The assault on my known sensibilities continued during that first working day. Lunch hour was announced by all lights in the building being switched off, and lo and behold when I returned from my Starbucks sandwich, half of my colleagues were passed out on their desks. Asleep I assumed although it could easily have been the result of a chemical attack. When the lights flickered back into action there was a mad rush for the bathroom, which again I unwittingly followed, and was amazed to find my colleagues three deep at the wash basins, furiously jostling for position, and just as furiously brushing, flossing and generally attacking their teeth and gums. At this stage I had not been introduced to Korean cuisine and therefore did not understand why. I would learn the hard way.
That first week finished with the tricky task of interviewing and choosing my driver (I know, times were hard!). I was duly presented with two candidates – neither of whom spoke much / any English, and both seemed just as bemused to be there as I was. In the end despite the temptation to employ Mr Park for his likely ability to find and manoeuvre into the last space at the drop of a hat, I instead plumped for the general all round comedic potential of Mr Oh.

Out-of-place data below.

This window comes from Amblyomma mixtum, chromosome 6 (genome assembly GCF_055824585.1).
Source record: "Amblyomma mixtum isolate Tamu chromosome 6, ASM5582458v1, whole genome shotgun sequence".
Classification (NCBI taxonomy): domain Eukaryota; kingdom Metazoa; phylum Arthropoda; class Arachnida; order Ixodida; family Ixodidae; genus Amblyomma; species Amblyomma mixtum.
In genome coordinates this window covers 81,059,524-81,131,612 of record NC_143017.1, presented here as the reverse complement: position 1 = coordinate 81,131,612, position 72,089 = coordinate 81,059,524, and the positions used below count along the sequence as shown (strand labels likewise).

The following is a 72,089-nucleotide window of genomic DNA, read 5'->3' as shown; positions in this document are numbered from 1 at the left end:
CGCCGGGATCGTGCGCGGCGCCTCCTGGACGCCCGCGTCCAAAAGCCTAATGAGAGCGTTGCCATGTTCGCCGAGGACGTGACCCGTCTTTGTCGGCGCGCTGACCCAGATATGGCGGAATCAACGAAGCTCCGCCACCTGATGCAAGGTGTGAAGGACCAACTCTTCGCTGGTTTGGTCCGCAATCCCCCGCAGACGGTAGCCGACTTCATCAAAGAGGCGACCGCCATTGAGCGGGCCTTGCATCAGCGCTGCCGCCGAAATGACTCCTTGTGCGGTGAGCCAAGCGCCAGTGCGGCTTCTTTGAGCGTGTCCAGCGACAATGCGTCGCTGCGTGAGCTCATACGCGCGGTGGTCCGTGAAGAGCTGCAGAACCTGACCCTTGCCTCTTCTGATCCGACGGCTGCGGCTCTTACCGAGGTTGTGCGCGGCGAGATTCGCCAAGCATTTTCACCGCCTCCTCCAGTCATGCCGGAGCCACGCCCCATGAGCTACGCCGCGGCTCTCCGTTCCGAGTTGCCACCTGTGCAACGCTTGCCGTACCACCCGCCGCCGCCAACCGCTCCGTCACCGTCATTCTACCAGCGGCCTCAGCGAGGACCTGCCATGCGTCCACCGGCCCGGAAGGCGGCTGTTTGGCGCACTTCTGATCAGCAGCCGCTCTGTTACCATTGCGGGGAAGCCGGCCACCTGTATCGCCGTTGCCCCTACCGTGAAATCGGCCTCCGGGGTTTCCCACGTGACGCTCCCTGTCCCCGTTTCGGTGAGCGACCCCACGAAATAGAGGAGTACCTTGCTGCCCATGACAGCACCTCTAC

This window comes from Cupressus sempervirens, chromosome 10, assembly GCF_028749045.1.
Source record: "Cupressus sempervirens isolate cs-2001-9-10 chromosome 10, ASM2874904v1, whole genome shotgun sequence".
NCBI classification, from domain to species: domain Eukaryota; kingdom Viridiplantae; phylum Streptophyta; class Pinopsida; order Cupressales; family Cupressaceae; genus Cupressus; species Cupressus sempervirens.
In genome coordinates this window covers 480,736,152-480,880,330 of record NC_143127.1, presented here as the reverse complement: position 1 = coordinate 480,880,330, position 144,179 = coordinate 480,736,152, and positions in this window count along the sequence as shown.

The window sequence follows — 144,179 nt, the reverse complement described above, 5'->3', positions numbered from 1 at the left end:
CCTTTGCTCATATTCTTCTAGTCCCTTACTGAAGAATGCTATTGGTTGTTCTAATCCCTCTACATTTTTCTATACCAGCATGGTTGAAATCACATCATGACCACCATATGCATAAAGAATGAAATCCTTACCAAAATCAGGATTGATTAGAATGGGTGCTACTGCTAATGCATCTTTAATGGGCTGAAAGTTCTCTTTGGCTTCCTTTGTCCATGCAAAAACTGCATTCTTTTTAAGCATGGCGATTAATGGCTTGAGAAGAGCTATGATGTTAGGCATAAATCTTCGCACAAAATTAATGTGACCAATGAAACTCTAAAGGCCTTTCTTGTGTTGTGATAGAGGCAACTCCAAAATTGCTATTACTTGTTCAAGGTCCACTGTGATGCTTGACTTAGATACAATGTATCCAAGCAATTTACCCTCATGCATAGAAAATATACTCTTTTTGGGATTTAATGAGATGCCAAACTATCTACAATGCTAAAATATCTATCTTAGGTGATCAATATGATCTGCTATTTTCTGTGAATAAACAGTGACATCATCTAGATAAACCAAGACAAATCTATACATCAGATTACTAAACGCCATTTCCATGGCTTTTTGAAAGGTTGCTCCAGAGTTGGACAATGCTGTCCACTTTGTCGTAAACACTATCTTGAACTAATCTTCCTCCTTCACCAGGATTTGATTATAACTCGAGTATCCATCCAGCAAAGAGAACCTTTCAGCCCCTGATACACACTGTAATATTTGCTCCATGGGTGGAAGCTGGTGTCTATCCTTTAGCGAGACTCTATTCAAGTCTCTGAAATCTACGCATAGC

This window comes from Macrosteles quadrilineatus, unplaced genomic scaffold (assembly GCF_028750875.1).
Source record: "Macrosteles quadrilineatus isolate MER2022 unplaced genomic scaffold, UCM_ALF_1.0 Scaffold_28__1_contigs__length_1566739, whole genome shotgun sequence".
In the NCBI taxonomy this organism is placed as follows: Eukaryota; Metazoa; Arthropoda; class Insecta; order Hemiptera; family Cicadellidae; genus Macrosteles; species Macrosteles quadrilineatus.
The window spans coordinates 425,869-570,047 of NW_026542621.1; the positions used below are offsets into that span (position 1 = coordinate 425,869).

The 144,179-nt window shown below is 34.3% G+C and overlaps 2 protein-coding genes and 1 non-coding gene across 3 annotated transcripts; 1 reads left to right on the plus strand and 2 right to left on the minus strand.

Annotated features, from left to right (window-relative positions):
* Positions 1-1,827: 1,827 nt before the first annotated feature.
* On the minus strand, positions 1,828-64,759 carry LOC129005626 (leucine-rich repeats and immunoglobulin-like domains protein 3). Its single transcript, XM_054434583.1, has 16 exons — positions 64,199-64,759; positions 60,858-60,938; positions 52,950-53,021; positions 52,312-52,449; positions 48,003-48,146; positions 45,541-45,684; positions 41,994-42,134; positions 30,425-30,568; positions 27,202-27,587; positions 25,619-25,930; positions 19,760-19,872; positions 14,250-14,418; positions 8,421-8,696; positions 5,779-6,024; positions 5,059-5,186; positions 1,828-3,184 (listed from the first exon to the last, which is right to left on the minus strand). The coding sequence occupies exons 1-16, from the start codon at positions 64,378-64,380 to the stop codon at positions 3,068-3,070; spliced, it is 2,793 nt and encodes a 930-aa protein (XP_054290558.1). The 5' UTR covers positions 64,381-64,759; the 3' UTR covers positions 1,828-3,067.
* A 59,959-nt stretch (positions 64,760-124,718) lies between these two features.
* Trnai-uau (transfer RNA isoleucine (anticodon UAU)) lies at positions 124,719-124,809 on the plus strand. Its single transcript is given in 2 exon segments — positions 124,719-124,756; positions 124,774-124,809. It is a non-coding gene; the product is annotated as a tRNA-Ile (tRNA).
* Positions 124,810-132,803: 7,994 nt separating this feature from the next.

As well as these mildly startling changes to my traditional concept of a “normal” work environment, the work itself also had its challenges. Part of my role was to “up skill” my nominal Korean boss – whom we shall call Sally – in the ways of the global side of the company and the ways of the function that he was heading, yet was entirely new to. Now Sally was not a man who took to being up-skilled well. He was ex Korean army, and strong rumour had it that among his previous roles he had led, and ruthlessly led, the Korean presidents personal guard. Understandably this was not a role for the faint hearted and he had a no nonsense style that frankly scared the living shit out of pretty much anyone he came into contact with. Our weekly up skilling sessions came to a grinding halt after approximately twelve minutes of session one, and quickly morphed into a rather more informal chat where he would bounce some of his ideas for a fun and smooth running department off me, for my builds, which he did not want. Some of my favourite results…